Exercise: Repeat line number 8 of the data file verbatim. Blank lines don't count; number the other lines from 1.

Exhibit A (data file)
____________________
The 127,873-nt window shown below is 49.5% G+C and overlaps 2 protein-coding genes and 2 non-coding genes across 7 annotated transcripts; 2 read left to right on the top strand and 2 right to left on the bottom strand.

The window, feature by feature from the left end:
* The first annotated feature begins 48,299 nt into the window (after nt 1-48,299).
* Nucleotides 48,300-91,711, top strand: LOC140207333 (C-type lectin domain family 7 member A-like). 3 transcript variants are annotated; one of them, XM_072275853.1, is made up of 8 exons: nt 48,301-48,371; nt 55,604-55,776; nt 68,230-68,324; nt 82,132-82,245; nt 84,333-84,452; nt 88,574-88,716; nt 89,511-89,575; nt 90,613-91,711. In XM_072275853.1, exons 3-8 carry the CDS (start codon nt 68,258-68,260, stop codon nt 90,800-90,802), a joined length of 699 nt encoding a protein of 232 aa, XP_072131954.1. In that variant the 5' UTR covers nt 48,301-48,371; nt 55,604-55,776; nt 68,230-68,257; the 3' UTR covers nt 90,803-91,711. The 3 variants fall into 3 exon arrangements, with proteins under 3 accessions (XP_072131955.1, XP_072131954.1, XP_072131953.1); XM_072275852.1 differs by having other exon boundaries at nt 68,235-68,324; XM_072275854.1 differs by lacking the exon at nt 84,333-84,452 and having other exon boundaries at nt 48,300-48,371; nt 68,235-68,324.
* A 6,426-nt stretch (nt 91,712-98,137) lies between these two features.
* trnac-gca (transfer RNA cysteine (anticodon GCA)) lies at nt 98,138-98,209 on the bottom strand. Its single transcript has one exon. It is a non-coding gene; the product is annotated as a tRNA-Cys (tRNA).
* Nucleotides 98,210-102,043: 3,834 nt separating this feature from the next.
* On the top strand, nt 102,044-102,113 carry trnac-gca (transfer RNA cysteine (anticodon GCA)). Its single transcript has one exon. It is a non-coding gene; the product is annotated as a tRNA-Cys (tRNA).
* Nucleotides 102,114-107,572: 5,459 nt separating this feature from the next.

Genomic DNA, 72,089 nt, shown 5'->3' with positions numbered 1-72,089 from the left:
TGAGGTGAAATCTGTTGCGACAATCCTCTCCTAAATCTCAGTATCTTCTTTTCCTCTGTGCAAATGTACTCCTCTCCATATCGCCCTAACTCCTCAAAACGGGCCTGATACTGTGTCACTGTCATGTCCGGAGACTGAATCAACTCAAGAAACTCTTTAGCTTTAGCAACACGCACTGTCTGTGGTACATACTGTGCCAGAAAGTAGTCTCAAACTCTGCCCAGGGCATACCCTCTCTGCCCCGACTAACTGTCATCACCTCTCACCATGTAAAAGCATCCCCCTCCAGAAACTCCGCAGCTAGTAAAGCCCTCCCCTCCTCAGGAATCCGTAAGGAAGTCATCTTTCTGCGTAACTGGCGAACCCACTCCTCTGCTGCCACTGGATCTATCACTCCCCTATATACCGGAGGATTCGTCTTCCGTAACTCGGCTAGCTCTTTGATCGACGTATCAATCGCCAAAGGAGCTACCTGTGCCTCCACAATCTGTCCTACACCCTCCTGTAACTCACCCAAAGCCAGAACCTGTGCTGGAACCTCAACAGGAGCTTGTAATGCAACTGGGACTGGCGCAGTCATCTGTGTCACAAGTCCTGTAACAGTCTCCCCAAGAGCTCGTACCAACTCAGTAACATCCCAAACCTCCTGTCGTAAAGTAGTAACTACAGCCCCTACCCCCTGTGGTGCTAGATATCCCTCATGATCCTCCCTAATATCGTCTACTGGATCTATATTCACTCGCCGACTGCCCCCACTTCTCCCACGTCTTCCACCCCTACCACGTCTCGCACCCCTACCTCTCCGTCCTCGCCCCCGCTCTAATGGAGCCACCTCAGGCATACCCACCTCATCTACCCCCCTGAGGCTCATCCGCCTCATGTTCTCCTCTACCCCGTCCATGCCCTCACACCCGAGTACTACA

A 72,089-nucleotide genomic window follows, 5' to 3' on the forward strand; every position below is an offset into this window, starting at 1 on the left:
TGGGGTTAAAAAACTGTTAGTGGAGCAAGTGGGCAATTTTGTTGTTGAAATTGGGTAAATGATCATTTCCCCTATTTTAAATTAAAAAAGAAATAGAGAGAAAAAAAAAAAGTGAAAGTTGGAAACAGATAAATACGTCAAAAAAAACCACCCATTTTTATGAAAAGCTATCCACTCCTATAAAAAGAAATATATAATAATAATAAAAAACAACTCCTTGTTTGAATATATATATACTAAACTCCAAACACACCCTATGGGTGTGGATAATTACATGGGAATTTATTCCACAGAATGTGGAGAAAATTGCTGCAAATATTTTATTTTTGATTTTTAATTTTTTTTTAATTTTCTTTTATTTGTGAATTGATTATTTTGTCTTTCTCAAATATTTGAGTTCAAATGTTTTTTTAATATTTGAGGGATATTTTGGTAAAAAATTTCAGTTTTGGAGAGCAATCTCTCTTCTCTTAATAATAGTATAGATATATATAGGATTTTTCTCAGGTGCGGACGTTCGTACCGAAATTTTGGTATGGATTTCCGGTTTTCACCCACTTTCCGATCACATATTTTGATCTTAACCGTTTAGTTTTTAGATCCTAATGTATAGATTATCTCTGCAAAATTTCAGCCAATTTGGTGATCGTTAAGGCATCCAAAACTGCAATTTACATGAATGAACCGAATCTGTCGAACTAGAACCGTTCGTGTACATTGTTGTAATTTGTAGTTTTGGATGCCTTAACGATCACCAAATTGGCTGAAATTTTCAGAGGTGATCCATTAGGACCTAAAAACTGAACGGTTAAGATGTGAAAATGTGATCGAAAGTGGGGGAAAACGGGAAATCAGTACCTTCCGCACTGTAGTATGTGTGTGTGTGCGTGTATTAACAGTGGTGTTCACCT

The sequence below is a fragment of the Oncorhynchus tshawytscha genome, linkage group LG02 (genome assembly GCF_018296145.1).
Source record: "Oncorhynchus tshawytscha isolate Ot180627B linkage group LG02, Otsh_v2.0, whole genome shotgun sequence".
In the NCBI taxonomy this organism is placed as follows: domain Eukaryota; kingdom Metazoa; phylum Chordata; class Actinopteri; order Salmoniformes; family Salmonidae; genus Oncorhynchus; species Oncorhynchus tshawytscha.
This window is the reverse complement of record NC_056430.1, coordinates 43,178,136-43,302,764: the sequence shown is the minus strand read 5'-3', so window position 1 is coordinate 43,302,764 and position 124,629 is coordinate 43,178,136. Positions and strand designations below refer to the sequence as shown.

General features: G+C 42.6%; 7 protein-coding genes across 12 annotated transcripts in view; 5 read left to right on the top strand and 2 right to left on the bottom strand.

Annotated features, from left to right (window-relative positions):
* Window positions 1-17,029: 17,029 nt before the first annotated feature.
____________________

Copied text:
* On the top strand, nt 102,044-102,113 carry trnac-gca (transfer RNA cysteine (anticodon GCA)). Its single transcript has one exon. It is a non-coding gene; the product is annotated as a tRNA-Cys (tRNA).